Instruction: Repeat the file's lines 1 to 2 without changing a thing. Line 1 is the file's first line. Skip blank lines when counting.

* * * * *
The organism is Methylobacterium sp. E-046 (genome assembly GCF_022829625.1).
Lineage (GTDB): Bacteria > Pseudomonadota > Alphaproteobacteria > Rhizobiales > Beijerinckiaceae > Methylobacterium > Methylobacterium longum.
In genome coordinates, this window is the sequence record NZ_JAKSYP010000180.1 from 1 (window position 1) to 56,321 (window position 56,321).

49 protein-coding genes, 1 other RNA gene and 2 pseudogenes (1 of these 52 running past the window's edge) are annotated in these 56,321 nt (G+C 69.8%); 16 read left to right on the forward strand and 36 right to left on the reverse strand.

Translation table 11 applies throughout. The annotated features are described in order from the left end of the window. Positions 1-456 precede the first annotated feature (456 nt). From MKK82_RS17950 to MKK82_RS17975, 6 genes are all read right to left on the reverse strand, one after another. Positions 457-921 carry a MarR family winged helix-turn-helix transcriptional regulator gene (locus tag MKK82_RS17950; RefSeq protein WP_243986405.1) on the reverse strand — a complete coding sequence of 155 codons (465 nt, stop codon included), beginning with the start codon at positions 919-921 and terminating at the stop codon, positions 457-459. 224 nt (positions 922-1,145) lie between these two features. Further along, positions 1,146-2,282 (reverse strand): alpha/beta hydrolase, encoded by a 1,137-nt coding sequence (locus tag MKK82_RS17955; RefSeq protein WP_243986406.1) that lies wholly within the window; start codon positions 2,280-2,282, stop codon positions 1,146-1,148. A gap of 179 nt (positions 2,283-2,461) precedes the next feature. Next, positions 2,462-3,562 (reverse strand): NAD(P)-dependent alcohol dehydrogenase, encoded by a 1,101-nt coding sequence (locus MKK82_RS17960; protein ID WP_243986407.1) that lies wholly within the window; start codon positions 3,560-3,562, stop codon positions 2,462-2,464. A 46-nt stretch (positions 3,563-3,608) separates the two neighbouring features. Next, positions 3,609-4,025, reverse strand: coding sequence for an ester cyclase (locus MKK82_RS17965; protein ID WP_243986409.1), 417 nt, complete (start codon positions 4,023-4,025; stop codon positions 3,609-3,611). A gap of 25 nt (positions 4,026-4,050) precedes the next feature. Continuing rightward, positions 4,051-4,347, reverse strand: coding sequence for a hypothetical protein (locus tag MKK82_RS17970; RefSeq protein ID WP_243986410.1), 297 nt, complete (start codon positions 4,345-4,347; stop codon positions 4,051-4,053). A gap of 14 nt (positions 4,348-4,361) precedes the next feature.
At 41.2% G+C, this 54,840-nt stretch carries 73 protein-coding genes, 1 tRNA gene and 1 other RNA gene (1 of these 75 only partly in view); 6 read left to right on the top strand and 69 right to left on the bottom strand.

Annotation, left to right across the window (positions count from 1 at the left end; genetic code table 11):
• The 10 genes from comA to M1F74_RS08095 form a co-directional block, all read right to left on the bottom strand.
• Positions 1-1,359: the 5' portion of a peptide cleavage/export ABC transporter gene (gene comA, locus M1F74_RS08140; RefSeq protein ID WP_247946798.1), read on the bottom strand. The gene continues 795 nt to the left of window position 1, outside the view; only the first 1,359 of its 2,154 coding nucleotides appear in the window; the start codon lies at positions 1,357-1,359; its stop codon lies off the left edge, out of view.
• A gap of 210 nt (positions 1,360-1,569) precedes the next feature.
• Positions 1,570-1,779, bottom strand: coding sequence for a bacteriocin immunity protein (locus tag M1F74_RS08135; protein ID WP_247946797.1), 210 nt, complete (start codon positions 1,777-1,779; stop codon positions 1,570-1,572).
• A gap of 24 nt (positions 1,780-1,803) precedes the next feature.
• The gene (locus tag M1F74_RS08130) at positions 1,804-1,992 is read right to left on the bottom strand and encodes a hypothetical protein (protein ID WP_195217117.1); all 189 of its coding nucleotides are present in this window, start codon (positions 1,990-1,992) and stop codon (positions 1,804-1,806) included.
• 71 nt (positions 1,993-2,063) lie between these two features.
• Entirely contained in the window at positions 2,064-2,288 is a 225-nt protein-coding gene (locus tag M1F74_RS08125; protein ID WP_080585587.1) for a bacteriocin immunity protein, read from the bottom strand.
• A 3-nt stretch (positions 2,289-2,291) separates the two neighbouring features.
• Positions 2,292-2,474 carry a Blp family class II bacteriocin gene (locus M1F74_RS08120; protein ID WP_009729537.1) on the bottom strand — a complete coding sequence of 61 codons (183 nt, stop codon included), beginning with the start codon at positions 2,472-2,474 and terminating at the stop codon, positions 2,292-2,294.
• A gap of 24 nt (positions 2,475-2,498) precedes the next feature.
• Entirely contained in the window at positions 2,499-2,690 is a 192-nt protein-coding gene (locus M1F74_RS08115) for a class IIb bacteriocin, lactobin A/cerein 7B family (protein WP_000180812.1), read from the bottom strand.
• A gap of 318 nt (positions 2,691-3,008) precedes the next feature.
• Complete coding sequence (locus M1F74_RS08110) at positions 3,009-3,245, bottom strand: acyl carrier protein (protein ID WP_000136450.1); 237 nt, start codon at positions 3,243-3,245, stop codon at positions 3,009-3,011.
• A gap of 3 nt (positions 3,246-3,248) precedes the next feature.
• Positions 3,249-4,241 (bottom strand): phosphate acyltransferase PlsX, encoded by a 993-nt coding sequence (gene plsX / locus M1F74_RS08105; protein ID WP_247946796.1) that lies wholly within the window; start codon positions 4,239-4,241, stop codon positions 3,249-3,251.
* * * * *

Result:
The organism is Methylobacterium sp. E-046 (genome assembly GCF_022829625.1).
Lineage (GTDB): Bacteria > Pseudomonadota > Alphaproteobacteria > Rhizobiales > Beijerinckiaceae > Methylobacterium > Methylobacterium longum.